Obama: Foreign Internet piracy is 'not right'

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The controversial Stop Online Piracy Act (SOPA) and Protect IP Act are aimed at blocking access to foreign websites that offer illegal copies of music, movies and TV shows. But Web companies argue the bills would stifle innovation and censor free speech.

A Web protest sparked an explosion of voter anger, and congressional leaders have now pulled the bills.

Earlier this month, the Obama administration expressed concerns over the piracy bills, but emphasized it is committed to cracking down on copyright infringement.

Rep. Darrell Issa (R-Calif.) has proposed an alternative anti-piracy bill called the OPEN Act that is friendlier to Web companies and focuses on piracy as a trade issue. 

In his speech, the president argued that innovation is the key to rebooting the American economy.

He proposed doubling the tax deduction for high-tech manufacturers and called for further investments in infrastructure.

"So much of America needs to be rebuilt," Obama said. "An incomplete high-speed broadband network that prevents a small business owner in rural America from selling her products all over the world."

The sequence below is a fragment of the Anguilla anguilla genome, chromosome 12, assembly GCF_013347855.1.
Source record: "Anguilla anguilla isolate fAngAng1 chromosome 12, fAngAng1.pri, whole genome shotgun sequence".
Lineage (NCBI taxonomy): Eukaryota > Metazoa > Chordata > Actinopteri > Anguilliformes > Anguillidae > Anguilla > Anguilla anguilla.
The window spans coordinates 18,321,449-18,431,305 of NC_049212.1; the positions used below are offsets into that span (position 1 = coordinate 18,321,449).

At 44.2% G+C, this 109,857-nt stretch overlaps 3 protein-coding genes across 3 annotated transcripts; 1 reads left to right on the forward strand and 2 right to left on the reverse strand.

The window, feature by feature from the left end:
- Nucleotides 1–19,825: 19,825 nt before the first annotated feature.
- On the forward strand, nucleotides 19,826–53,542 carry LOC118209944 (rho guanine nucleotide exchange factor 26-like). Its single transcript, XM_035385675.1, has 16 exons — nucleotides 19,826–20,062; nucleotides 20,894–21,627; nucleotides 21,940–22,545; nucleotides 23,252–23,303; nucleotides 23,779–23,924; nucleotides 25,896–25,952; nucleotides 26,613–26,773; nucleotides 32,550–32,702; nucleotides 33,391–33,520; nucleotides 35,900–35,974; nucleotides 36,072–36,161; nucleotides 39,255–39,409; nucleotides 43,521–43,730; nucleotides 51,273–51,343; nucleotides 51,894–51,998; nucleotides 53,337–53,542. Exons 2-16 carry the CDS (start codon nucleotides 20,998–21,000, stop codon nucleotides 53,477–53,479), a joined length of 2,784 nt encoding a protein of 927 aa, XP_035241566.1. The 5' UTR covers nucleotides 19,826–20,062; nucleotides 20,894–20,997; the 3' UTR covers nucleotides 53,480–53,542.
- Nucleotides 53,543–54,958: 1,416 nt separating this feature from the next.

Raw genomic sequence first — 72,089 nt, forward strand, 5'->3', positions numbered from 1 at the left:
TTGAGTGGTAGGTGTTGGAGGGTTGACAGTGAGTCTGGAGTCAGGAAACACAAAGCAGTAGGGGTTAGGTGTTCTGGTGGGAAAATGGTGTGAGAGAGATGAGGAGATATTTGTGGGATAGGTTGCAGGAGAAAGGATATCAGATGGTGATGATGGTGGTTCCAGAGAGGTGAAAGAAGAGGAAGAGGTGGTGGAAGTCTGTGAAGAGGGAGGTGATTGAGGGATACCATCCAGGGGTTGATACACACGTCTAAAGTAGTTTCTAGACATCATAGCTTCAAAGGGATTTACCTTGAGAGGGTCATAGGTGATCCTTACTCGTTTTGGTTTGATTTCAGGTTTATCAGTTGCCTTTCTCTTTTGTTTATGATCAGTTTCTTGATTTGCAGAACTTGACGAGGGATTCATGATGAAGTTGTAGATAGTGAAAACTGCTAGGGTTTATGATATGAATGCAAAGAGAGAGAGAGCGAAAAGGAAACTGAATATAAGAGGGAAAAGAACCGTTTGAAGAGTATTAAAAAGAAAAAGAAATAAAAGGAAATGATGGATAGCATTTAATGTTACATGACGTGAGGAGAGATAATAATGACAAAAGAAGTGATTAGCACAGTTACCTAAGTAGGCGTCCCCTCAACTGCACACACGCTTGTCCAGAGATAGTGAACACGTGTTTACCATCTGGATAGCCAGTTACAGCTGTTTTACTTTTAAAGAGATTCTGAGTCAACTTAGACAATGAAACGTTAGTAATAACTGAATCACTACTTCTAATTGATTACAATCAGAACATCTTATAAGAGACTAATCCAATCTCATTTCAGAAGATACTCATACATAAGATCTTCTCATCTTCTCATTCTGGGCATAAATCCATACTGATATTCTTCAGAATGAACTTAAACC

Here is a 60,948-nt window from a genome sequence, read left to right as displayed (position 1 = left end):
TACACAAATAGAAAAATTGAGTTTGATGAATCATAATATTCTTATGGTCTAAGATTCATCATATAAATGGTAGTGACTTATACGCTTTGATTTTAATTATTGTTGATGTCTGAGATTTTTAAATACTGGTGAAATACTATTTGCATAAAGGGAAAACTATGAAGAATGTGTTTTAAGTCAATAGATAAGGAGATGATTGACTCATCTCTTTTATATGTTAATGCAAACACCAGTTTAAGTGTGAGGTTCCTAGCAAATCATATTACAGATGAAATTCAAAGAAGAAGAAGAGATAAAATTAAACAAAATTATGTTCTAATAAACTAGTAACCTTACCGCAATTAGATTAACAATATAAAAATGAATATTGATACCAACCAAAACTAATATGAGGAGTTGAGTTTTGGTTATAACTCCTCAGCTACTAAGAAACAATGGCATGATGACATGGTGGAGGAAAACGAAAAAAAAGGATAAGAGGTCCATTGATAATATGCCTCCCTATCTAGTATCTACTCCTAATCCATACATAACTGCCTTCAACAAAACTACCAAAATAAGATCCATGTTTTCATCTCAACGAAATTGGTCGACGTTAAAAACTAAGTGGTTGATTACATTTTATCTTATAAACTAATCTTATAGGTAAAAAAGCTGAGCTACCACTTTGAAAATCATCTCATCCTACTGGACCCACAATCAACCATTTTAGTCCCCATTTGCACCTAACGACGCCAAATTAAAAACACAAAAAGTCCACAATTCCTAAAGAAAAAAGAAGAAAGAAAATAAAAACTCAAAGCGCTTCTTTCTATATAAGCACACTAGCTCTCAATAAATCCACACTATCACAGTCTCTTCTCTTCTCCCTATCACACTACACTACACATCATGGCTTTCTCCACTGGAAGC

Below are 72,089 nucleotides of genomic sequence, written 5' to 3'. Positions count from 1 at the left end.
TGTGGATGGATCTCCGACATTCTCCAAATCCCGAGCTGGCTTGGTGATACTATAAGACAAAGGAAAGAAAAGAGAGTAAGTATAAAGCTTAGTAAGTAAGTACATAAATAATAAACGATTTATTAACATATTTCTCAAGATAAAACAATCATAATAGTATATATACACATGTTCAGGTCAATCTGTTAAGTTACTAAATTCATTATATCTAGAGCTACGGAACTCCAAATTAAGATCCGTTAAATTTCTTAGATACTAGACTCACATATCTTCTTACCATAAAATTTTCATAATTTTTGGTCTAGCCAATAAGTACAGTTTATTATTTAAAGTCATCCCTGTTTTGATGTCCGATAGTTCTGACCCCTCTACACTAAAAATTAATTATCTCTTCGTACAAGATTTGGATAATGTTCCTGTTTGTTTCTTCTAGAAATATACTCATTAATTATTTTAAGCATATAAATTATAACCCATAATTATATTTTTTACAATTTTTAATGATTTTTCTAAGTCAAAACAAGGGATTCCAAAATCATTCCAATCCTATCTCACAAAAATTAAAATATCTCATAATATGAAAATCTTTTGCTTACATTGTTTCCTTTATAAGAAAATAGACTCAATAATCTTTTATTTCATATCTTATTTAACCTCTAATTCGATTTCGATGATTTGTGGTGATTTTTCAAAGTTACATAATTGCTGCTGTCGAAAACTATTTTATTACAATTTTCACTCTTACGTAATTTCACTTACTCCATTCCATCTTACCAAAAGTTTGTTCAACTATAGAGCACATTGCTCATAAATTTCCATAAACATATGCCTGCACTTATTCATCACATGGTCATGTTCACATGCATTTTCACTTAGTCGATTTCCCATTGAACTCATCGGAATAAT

Obama also touted the comprehensive cybersecurity proposal he sent to Congress last year, which made him the first president to propose detailed legislative language on the issue.

"To stay one step ahead of our adversaries, I have already sent this Congress legislation that will secure our country from the growing danger of cyber-threats," Obama said.

The White House cybersecurity language tracks closely with a proposal from the Senate Homeland Security Committee; the Senate is expected to take up comprehensive cybersecurity legislation in the coming weeks.

--This post was updated at 10:15 p.m.

Gautham Nagesh contributed reporting to this post.